6. Ide

    Ide Active Member

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    I find prayer aid such as the rosary to be beneficial. For myself, having a physical element to the prayers helps me stay focused and improve my recall of events in Christ's life.

    I say the rosary, both the Catholic and Anglican varieties. I try to focus on prayers and events found in scripture and less on Marian devotion. I love the Blessed Virgin, but it just isn't a focus for me. For the decade beads I like to use the Jesus Prayer, "Lord Jesus Christ, Son of God, have mercy me, a sinner" in place of the Hail Mary. I also recite the Hail Mary, but less frequently. Personally, I find the Luminous Mysteries of the rosary to be extremely fruitful.

    If using the Anglican prayer beads, I may do the mysteries several time over and pray about them. I try and use them for reflection and meditation as well as a method of recitation. I will also take portions from the BCP & Bible and formulate my own structure based on what I am studying at the time.

    If you find the practice helpful, I would say keep at it. I feel there are many ways of prayer which can bring us closer to God.
     
  7. BibleHoarder

    BibleHoarder Active Member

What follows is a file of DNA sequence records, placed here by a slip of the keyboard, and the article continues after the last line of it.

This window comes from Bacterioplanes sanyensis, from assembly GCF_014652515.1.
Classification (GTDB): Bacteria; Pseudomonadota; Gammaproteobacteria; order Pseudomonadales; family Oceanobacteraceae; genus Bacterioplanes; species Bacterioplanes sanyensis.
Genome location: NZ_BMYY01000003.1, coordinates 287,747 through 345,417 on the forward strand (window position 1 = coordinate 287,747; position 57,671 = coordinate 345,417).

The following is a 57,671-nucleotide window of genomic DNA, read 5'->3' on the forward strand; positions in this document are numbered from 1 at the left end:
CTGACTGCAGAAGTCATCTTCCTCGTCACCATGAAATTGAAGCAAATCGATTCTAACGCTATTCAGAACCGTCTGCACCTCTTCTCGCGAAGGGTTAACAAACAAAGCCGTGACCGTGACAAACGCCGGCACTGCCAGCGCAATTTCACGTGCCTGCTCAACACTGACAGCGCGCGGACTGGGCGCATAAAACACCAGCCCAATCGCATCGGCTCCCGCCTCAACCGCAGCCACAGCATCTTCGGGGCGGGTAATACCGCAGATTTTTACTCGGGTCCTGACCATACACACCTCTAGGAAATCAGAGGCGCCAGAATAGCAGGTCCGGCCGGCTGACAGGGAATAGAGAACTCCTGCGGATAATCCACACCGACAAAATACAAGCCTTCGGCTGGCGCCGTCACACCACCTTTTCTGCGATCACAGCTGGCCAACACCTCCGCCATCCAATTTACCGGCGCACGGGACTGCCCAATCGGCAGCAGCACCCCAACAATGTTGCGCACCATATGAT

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    Nowadays I prefer to use the rosary as a tool to practice learning and memorizing important, traditional prayers. The decade rosary serves that purpose well enough (i.e.; the ring I showed in the pic) since the format is more convenient for the sake of learning. I switch to a new prayer each cycle. I find literary devotions and readings more beneficial than repeated prayers or requests that come suspiciously close to the idea of saying something over and over again expecting more favor in each iteration. So, the idea of simply learning and making my mind active rather than passive is more helpful for me when ever I do actually use the rosary. The repeated prayers for intercessions or whatever of that sort actually cause me the kind of anxiety that is so often attributed to the more pagan practices found in eastern meditations. I have read that such forms of meditations are usually very bad for people with Aspergers (like myself), who benefit more from physical and/or intellectual exercise. So, pacing around with the rosary, counting each citation of lengthy passages from the bible would be more healthy in that case.